Do I Need to File Taxes If I Live Out of the Country?

by Jeff Franco J.D./M.A./M.B.A. ; Updated July 27, 2017
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The Internal Revenue Code requires all U.S. citizens and resident aliens who meet the minimum income requirements to file a tax return. The filing obligation extends to citizens and resident aliens who work and live in a foreign country. However, taxpayers abroad are afforded additional benefits not available to those who live and work within the U.S.

Filing Extension

Taxpayers who reside and work outside of the U.S. on the filing due date of a tax return are entitled to a two-month extension to file and pay income tax and not be subject to penalties. This extension is in addition to the six-month extension that's available to all taxpayers. However, interest will accrue on the outstanding tax balance if not paid by the original filing deadline. The extension isn't automatic: Taxpayers must attach a statement to the tax return stating that the eligibility requirements for the extension have been met.

Foreign Income Exclusion

The Internal Revenue Service (IRS) allows foreign-based taxpayers to exclude a portion of income earned outside the U.S. from taxation. In 2012, the maximum exclusion amount was $95,100; however, this amount is increased each year for inflation. The exclusion is limited to amounts earned in the taxpayer’s profession. To qualify for the exclusion, the taxpayer’s main place of business or employment must be in a foreign country during the tax year and must be for an indefinite period at the outset. Income earned during a temporary assignment in another country will not qualify for the exclusion. Additionally, the taxpayer must have a bona fide residence in the foreign country or be physically present there for at least 330 days during the tax year.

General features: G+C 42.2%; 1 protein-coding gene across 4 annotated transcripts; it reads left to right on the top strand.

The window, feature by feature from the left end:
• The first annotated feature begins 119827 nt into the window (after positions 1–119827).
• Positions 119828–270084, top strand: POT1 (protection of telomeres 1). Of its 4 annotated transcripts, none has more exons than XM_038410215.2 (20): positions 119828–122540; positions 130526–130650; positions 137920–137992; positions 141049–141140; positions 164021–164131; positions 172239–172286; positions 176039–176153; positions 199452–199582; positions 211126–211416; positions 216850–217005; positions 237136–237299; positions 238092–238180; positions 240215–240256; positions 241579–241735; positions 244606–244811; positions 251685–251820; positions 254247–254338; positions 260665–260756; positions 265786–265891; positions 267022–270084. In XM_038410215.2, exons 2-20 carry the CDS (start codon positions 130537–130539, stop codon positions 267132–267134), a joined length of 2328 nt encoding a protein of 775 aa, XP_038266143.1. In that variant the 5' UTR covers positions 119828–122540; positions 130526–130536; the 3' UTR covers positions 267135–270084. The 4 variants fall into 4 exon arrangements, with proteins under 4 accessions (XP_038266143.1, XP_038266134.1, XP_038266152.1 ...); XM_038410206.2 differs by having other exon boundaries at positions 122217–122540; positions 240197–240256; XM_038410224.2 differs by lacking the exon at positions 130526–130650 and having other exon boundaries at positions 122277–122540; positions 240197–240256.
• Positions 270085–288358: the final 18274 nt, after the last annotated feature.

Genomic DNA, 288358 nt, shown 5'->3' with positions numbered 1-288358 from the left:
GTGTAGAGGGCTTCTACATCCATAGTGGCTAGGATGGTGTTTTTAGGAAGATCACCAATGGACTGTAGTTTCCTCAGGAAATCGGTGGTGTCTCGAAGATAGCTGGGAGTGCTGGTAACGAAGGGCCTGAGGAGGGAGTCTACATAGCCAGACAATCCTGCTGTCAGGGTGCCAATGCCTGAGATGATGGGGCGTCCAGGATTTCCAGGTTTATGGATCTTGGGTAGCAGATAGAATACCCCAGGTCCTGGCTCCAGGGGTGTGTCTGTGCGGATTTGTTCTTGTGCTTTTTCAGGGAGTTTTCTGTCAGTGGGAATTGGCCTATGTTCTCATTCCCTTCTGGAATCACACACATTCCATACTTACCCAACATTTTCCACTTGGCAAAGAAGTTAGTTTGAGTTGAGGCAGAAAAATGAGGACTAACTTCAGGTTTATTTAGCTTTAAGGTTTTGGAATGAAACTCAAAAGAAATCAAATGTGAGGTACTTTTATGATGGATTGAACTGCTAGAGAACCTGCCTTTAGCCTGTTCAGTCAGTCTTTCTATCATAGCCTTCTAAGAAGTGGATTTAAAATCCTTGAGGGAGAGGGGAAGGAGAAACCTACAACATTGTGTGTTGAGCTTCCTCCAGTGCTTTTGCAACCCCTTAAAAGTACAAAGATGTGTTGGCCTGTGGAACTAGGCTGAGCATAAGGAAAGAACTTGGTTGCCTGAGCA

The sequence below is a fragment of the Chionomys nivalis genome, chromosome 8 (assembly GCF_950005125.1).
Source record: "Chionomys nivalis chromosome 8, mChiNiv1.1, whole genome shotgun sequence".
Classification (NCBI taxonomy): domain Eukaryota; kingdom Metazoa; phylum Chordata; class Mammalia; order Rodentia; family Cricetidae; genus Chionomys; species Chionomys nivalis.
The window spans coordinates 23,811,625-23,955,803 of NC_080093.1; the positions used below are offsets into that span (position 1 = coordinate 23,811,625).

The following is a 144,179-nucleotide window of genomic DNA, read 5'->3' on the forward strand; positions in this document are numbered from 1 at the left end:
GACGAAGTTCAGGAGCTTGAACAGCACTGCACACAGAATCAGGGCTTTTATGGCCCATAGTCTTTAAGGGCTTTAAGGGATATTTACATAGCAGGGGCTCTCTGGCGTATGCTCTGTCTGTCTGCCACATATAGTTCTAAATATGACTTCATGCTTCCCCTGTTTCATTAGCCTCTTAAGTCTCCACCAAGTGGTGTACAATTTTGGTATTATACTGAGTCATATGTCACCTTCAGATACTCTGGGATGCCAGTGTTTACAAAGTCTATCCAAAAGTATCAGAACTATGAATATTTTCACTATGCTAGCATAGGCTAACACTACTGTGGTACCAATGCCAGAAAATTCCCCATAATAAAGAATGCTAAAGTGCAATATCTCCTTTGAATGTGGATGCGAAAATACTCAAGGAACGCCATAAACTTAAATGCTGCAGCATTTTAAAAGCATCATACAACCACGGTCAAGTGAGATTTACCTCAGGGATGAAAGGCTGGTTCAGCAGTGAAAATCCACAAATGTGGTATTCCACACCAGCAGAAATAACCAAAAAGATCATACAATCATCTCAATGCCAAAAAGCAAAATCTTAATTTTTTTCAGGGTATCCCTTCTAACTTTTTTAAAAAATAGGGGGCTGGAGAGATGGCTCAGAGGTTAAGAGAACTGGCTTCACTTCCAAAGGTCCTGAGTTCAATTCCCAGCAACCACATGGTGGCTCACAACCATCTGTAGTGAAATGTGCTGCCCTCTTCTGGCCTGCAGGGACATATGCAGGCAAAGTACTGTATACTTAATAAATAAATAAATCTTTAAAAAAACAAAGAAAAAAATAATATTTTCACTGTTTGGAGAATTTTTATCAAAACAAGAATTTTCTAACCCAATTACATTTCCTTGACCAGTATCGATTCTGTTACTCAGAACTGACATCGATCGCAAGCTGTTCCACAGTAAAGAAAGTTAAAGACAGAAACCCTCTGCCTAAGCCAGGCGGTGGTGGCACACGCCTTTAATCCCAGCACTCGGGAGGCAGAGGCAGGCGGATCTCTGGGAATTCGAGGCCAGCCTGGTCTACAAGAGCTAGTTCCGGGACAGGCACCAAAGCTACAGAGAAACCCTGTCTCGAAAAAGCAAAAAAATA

Housing Exclusion

Taxpayers who qualify for the foreign earned-income exclusion may also qualify to exclude or deduct certain housing expenses in the foreign country. Employed taxpayers are eligible to exclude from income the total amount of housing expenses that exceed the IRS base amount. A base amount for each foreign city reflecting the average cost of living is calculated by the IRS each year. Self-employed taxpayers may take the housing expenses as a deduction from foreign earned business income.

Moving Expenses

A portion of the expenses incurred to move to a location outside of the U.S. that's related to the start of a new job can be deducted on a tax return. The deduction can only be taken against the portion of earned income that exceeds the total amounts excluded under the foreign earned income and housing exclusions. Eligible moving expenses are allocated to the non-excluded income by multiplying total expenses by the ratio of foreign earned income not excluded to total foreign earned income for the year.

Foreign Tax Credit

The tax law provides a credit for the amount of income tax a taxpayer pays to a foreign jurisdiction. The credit reduces the U.S. tax liability by the amount of foreign tax paid on foreign earned income included on the U.S. tax return. Foreign income tax paid on unearned income, such as interest, isn't subject to any credit limitations.

About the Author

Jeff Franco's professional writing career began in 2010. With expertise in federal taxation, law and accounting, he has published articles in various online publications. Franco holds a Master of Business Administration in accounting and a Master of Science in taxation from Fordham University. He also holds a Juris Doctor from Brooklyn Law School.

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